19.  The UK Government's analysis[20] points out that as a result of 'border effects', it could be expected that the Scottish and UK economies would gradually diverge post separation, so that the same exchange rate and interest rate policies would not be suitable for either State in the long term. Given the size of the rest of the UK's economy in comparison to Scotland's, monetary policy within a currency union would be more likely to reflect economic conditions in the rest of the UK, rather than conditions in Scotland. In the event of a currency union, post separation, the Scottish Government would, in effect, be handing over control of its monetary policy and hence much of its economic policy, to what would have become another country, in which it had no representation and over whose decisions it would have no say.

20.  Sir Nicholas MacPherson, the Permanent Secretary to the UK Treasury, took the unusual step of publishing his advice to Ministers on this issue. He advised against a currency union, and drew particular attention to the problem that it would only be seen to be stable for so long as it was seen to be permanent. Given that the position of the Scottish Government is that currency union was something which could be opted out of at a later date, Sir Nicholas concluded that a currency union between Scotland and the UK would not be in the interests of the continuing UK.[21]


21.  The requirement of fiscal union to underpin a currency union is crucial. The Governor of the Bank of England emphasised that currency union without fiscal union was likely to leave parts of the currency union subject to great pressure if the common exchange rate was unsuitable for both economies.[22] This was reinforced in evidence to us by Dr Angus Armstrong, Director of Macroeconomics, National Institute for Social and Economic Research. He explained:

    You need to have some fiscal arrangements so that if there is another financial crisis-let's hope there is not another financial crisis one day but they do tend to reoccur-there is a mechanism by which one state could have a claim on the other state […] If you want to have the currency union that is pointed out in the White Paper, it implies that you need to have some sort of banking union, which implies that you need to have some sort of fiscal arrangement between the two sovereign states.[23]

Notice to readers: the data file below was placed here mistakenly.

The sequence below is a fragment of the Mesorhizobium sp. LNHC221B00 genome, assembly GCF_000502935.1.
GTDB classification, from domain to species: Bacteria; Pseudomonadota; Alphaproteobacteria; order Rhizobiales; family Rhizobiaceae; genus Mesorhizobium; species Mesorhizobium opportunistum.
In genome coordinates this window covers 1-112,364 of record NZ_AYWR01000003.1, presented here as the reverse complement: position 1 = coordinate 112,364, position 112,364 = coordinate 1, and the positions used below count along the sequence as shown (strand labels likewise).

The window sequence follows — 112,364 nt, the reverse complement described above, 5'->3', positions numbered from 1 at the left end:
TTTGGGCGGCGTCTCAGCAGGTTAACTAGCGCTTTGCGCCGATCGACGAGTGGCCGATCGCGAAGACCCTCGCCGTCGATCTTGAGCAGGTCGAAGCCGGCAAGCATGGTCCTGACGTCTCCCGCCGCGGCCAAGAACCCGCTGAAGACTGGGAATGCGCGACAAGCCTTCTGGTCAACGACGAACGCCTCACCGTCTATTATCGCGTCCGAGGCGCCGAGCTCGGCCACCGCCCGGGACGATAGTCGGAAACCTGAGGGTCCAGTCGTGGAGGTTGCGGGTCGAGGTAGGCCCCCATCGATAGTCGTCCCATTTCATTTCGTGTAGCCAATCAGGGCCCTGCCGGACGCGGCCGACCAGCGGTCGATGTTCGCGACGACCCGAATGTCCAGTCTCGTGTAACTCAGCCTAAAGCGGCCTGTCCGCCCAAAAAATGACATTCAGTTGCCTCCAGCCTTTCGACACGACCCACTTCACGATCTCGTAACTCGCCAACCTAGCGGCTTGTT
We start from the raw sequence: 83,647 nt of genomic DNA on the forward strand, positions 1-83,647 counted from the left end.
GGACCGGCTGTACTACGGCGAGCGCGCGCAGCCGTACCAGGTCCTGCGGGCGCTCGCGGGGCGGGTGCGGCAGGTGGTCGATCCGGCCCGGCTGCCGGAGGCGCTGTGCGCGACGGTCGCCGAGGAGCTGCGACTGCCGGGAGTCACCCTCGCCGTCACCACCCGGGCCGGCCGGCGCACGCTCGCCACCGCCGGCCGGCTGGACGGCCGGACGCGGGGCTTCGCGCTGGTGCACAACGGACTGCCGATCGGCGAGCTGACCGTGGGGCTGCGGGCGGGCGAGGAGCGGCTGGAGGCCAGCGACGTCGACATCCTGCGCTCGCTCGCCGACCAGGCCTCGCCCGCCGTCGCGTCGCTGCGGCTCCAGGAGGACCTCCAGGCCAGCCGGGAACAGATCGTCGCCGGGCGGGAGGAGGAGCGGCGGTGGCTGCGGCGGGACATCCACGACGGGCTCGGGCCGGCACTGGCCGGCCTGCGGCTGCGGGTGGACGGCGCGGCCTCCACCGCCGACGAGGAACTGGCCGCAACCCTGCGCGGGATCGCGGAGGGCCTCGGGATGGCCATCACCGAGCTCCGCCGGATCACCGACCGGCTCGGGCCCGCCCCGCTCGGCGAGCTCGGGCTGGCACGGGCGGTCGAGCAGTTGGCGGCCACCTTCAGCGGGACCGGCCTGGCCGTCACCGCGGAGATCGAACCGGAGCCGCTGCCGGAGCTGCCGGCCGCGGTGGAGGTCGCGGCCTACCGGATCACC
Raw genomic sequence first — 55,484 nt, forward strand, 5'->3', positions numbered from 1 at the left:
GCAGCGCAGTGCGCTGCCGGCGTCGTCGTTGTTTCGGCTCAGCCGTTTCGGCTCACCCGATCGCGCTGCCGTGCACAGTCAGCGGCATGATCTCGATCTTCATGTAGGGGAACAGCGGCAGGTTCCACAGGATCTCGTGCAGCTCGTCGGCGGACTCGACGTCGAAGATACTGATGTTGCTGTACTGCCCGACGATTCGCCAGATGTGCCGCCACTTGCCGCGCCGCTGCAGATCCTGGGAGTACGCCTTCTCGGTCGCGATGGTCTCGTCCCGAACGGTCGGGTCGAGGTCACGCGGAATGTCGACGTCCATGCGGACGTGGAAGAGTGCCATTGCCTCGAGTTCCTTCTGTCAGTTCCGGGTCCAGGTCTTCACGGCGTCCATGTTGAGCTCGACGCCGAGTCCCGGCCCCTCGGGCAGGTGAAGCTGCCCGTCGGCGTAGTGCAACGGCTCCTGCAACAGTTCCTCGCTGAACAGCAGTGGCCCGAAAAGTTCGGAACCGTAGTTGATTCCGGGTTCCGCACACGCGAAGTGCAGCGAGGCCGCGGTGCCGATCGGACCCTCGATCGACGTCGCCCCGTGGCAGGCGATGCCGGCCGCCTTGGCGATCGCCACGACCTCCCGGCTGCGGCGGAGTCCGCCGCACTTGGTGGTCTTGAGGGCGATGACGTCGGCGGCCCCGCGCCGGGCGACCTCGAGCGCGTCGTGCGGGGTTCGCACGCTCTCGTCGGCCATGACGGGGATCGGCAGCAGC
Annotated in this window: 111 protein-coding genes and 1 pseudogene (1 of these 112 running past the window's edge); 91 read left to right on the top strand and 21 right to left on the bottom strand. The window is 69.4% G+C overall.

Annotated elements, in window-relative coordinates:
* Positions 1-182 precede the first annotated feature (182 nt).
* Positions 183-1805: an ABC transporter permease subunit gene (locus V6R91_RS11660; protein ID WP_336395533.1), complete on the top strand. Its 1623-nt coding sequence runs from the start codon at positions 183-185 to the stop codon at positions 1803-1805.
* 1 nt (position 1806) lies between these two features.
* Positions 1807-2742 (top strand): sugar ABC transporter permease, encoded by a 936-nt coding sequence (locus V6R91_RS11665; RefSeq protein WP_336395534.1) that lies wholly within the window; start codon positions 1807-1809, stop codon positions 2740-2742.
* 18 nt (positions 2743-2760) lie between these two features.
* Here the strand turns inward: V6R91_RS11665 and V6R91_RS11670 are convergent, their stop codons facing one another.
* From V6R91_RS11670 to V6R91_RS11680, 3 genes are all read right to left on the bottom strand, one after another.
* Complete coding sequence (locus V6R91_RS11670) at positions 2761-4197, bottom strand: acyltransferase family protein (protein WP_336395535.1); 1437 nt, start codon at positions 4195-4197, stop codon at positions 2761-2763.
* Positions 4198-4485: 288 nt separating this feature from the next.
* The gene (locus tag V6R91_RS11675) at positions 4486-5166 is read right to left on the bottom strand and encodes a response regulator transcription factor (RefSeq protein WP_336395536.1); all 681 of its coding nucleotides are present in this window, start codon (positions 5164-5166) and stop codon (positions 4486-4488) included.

22.  The Scottish Government has said voting yes in the referendum would mean that: "the most important decisions about our economy and society will be taken by the people who care most about Scotland, that is by the people of Scotland".[24] Nonetheless, it accepts that a currency union would mean that there would be substantive control over levels of government borrowing and debt, in what it describes as a 'fiscal pact'. The Scottish Government says that although Scotland would not have control over monetary policy, policy levers such as taxation, spending and competition policy would still be available to varying degrees.[25]

23.  We cannot envisage a situation in which such economic constraints would be acceptable to a Scotland that had decided to become a separate state; indeed, such constraints could very well be contrary to an independent Scotland's interests. The UK Government has stated:

    A formal currency union between the continuing UK and an independent Scottish state could place a number of demands on fiscal arrangements. It would require a more active fiscal policy to stabilise the economy in response to shocks, in a context where market discipline would reduce the scope for fiscal stabilisation. In addition, it would create important fiscal risks for the continuing UK that it would seek to minimise in any negotiation to form a sterling currency union with an independent Scotland. These conditions would be likely to reduce the sovereignty of the new independent Scottish state over its fiscal choices.[26]

In such a situation, a separate Scotland's interest rates and key aspects of its public finances, tax and spending choices would be decided by a Government and in a Parliament where Scotland was no longer represented.


24.  Events of recent years have shown the necessity of stable monetary and financial systems. The Governor of the Bank of England pointed out that there must be well established arrangements for a banking union within any currency union, so that institutions which get into trouble can, if need be, be rescued and stabilised.[27] The mechanisms for how this process is currently managed in the UK are set out in the UK Government's Scotland Analysis Paper on banking and financial services.[28] These arrangements include a central bank which can provide liquidity to any institution which needs it provided that it is in a position of underlying solvency, a deposit compensation scheme to deal with the possibility that banks may be unable to meet their obligations to customers, and a prudential and customer regulatory framework which is intended to minimise the risks of instability and misconduct.[29] All of these schemes depend ultimately on the resources of government. The Bank of England is backed up by the resources of the UK taxpayer.